Monday, January 13, 2014

Shakespeare's Globe –The Next Stage by Dominic Dromgoole

In November, the Globe's first Broadway transfer opened in New York: two ensemble productions of Twelfth Night and Richard III starring Mark Rylance and Stephen Fry. The theatre is partly lit by candles and both actors and audience are bathed in the same light, with some audience members seated on the stage. Instruments and costumes are crafted using the same materials and methods as in Shakespeare's day. The productions aren't cluttered by concepts, they don't play any tricks, they aren't trying too hard to be clever. They just are what they are.
The popular response has been overwhelming and, hearteningly, the reviewers were equally thrilled. New York Times critic Ben Brantley wrote: "These productions are suffused with that most fundamental of Shakespearean virtues, faith. The performers here trust wholly in Shakespeare's words and in the ability of the audience to understand them." The enthusiasm with which American audiences and the east coast intellectual establishment have embraced this way of playing has served as a pleasing vindication of what we do at the Globe – but it has made me wonder, not for the first time, why things have been so different on our side of the Atlantic.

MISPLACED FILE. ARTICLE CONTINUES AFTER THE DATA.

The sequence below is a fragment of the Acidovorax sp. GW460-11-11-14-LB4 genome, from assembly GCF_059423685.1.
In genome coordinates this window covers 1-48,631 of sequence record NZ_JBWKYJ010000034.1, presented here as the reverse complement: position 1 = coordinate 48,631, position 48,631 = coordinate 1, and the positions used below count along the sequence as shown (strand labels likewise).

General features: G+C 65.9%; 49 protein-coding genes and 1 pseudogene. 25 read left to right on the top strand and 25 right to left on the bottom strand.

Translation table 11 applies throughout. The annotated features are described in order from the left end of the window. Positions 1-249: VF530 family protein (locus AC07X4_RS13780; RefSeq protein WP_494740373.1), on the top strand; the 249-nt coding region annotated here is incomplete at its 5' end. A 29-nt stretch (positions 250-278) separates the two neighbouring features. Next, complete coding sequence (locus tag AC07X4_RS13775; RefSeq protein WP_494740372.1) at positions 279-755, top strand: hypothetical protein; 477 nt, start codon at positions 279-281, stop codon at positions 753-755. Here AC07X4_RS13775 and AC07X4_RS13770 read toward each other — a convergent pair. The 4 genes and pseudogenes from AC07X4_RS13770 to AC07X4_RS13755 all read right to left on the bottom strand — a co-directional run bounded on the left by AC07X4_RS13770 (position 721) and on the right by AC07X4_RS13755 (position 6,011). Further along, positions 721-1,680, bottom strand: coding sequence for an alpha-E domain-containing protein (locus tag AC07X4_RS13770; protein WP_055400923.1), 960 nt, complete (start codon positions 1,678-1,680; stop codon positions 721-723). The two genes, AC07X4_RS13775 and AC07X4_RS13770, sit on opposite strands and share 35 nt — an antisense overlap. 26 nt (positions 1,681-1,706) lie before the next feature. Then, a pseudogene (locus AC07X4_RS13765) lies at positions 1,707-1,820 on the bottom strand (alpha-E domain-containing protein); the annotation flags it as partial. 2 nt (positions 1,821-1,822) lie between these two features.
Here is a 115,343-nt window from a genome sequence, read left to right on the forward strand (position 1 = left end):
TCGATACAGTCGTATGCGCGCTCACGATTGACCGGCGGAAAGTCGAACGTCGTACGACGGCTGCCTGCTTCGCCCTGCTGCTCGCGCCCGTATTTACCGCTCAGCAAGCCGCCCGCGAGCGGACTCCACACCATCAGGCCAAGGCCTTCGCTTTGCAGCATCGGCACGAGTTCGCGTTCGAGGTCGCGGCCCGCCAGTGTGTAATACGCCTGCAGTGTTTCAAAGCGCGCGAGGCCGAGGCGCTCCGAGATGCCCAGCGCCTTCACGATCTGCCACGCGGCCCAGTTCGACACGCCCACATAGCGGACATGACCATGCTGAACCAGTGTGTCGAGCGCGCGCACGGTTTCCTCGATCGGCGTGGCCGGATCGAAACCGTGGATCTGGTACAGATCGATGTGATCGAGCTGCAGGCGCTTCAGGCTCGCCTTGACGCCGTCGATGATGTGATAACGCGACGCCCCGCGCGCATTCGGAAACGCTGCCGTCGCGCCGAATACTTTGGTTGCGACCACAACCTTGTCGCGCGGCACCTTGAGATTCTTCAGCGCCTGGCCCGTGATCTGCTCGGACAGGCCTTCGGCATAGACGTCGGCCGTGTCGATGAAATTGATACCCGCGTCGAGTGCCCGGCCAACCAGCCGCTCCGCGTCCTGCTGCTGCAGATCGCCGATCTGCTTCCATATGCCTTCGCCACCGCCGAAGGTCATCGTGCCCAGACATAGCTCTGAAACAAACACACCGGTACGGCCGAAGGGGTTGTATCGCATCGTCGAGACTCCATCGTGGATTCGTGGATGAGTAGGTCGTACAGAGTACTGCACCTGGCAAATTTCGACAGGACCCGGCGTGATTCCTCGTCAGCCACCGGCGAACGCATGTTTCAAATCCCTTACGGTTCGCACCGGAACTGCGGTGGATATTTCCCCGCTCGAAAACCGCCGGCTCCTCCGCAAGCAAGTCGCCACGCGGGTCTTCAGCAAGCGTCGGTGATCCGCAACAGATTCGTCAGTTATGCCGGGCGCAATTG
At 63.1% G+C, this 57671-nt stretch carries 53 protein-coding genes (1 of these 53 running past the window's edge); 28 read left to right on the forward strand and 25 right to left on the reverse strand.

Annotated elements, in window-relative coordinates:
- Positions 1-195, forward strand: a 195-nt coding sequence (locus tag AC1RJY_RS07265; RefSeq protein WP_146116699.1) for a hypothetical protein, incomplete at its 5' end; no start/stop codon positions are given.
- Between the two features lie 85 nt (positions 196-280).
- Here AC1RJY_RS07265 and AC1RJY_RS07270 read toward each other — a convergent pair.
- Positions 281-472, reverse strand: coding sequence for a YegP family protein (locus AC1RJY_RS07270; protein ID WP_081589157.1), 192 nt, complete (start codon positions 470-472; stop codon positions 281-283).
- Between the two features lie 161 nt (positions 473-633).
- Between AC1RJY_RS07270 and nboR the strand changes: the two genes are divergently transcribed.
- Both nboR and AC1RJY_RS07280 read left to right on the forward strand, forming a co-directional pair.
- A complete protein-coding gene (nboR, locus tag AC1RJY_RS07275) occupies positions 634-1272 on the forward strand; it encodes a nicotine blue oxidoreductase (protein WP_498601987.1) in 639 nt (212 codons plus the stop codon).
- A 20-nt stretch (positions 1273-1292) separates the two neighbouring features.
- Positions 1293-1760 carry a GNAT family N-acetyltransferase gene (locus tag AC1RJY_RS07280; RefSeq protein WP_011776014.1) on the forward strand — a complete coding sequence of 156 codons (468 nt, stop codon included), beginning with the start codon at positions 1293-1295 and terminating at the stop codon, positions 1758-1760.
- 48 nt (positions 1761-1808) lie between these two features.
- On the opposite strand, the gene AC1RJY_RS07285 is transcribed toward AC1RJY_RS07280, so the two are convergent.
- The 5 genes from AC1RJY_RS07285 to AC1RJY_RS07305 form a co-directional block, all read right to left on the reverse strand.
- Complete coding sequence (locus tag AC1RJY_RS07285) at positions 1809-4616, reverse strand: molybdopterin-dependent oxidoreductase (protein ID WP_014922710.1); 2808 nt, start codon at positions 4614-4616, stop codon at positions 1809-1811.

When the Globe first opened in 1997, the negative catcalling was almost deafening. In its inaugural production of Henry V, Mark Rylance stepped out on to the stage and delivered the prologue into a culture thick with scepticism and suspicion. Epithets such as "heritage" and "ersatz" rained down (along with a fair bit of actual rain). Critics wondered aloud if the space would ever be more than a "tourist-trap-cum-playpen-for-cranky-academics". The extremity of the reaction, thankfully not shared by an enthusiastic public (a public made up of only 20% overseas visitors by the way, to knock that one on the head – though why the English are so scornful of tourists has always bemused me). Subsequent success and artistic achievement have encouraged all but the most doggedly dull to change their minds, but the extremity of that original antipathy, much of it from the theatre profession itself, for a long time confused me. What was it that the Globe was doing that so unnerved some people? Why was it so important to keep this part of our theatre and national story so tightly under wraps? Why was history so challenging?

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